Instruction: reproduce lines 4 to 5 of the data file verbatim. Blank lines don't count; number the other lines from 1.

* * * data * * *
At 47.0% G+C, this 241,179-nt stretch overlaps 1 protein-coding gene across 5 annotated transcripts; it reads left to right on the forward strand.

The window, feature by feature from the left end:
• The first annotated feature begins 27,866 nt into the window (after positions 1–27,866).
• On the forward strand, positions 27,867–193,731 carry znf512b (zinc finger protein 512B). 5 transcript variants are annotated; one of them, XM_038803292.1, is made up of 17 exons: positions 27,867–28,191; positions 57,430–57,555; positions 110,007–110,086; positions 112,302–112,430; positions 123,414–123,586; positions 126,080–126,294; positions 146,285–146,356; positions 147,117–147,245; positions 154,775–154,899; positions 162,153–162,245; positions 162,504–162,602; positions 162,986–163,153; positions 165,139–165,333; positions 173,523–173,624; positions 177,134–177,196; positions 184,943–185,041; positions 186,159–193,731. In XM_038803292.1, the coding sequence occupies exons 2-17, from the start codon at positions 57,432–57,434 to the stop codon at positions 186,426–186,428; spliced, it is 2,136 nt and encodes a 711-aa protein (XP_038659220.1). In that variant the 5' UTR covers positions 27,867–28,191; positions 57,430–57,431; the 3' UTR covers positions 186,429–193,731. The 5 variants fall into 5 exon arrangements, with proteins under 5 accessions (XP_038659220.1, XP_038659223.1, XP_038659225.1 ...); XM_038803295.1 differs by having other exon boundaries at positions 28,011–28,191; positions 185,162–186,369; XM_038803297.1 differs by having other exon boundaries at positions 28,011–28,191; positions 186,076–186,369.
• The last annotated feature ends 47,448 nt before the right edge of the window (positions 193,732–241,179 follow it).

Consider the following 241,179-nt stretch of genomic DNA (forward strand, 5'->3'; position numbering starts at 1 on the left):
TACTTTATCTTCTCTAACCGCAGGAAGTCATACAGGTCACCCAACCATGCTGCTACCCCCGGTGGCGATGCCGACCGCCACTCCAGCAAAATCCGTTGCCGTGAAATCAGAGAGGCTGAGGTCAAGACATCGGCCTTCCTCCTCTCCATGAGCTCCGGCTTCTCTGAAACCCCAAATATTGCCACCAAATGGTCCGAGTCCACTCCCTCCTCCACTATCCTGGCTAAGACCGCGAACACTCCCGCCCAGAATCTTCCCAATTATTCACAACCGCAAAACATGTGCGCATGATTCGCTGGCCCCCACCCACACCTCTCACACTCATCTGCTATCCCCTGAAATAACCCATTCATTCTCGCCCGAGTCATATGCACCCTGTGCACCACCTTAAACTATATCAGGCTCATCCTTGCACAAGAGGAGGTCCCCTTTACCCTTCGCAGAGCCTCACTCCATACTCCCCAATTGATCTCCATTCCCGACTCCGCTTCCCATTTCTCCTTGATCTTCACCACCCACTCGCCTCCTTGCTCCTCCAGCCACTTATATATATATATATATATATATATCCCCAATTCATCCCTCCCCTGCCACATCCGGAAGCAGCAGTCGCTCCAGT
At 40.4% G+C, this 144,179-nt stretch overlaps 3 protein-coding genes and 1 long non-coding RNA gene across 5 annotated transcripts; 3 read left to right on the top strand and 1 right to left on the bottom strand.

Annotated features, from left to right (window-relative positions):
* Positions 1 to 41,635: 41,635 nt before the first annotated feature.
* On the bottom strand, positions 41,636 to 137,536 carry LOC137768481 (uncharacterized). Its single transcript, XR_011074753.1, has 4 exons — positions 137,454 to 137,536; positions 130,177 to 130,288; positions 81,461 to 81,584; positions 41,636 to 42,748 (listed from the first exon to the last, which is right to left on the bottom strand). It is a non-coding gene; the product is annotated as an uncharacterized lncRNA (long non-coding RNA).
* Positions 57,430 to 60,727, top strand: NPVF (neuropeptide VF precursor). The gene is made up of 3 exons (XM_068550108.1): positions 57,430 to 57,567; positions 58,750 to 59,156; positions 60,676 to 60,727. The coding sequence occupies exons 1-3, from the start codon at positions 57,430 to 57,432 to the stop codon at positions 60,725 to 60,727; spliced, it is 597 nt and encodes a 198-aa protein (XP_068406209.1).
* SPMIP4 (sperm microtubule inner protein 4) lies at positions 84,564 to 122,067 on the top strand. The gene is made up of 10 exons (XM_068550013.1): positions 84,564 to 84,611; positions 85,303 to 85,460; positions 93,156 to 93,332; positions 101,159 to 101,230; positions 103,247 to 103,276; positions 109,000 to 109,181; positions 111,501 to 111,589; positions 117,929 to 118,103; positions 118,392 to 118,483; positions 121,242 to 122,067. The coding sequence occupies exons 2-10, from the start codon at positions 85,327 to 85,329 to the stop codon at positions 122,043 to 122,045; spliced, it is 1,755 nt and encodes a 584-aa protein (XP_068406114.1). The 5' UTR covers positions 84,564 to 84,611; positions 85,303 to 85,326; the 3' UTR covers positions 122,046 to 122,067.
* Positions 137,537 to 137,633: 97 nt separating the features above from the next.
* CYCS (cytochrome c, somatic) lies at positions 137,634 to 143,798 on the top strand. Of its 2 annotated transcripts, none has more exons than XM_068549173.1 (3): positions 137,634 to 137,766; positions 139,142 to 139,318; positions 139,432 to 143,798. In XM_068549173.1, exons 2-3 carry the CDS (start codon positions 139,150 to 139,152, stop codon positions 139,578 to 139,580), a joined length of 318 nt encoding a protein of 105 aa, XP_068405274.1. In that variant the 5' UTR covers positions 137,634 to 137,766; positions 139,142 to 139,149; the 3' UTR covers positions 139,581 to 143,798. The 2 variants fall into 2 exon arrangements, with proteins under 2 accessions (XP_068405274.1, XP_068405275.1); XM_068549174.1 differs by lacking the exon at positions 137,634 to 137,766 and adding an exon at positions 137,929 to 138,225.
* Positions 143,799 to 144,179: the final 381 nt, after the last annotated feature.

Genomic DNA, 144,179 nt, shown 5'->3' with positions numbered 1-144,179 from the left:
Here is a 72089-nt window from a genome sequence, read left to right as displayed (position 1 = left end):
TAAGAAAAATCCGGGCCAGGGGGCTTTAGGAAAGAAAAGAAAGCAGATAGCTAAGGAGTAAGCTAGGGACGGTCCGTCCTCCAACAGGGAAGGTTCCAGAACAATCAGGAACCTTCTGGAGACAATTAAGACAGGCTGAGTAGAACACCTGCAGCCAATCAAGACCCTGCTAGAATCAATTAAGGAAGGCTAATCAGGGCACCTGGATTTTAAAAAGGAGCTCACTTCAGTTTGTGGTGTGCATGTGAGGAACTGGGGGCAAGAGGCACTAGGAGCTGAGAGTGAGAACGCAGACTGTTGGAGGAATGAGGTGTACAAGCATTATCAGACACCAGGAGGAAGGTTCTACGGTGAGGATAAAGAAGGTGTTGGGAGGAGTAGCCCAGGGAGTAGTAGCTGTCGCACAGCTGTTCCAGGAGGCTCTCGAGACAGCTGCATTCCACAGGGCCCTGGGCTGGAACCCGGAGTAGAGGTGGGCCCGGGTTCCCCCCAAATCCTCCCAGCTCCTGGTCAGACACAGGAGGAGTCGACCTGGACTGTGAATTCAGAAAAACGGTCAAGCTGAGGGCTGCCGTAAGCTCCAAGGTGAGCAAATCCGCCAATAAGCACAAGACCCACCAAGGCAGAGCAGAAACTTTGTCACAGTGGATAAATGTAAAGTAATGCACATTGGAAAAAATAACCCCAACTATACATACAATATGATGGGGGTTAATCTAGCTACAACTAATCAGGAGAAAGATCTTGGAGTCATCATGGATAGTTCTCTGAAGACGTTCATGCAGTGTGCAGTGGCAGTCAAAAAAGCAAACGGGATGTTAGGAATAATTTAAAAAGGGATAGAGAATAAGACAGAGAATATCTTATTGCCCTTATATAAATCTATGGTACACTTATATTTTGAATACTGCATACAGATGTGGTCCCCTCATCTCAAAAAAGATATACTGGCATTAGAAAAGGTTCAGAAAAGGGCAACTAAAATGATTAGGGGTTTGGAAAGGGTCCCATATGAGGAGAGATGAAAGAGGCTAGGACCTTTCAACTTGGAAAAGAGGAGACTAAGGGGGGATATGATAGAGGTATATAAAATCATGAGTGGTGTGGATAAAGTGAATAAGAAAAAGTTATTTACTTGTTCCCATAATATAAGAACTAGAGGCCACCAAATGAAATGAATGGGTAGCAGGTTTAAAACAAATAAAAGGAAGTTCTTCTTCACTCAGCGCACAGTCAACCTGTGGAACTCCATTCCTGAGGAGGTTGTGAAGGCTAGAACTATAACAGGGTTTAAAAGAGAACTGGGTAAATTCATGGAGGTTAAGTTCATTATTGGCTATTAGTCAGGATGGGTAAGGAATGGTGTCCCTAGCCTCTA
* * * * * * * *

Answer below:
• On the forward strand, positions 27,867–193,731 carry znf512b (zinc finger protein 512B). 5 transcript variants are annotated; one of them, XM_038803292.1, is made up of 17 exons: positions 27,867–28,191; positions 57,430–57,555; positions 110,007–110,086; positions 112,302–112,430; positions 123,414–123,586; positions 126,080–126,294; positions 146,285–146,356; positions 147,117–147,245; positions 154,775–154,899; positions 162,153–162,245; positions 162,504–162,602; positions 162,986–163,153; positions 165,139–165,333; positions 173,523–173,624; positions 177,134–177,196; positions 184,943–185,041; positions 186,159–193,731. In XM_038803292.1, the coding sequence occupies exons 2-17, from the start codon at positions 57,432–57,434 to the stop codon at positions 186,426–186,428; spliced, it is 2,136 nt and encodes a 711-aa protein (XP_038659220.1). In that variant the 5' UTR covers positions 27,867–28,191; positions 57,430–57,431; the 3' UTR covers positions 186,429–193,731. The 5 variants fall into 5 exon arrangements, with proteins under 5 accessions (XP_038659220.1, XP_038659223.1, XP_038659225.1 ...); XM_038803295.1 differs by having other exon boundaries at positions 28,011–28,191; positions 185,162–186,369; XM_038803297.1 differs by having other exon boundaries at positions 28,011–28,191; positions 186,076–186,369.
• The last annotated feature ends 47,448 nt before the right edge of the window (positions 193,732–241,179 follow it).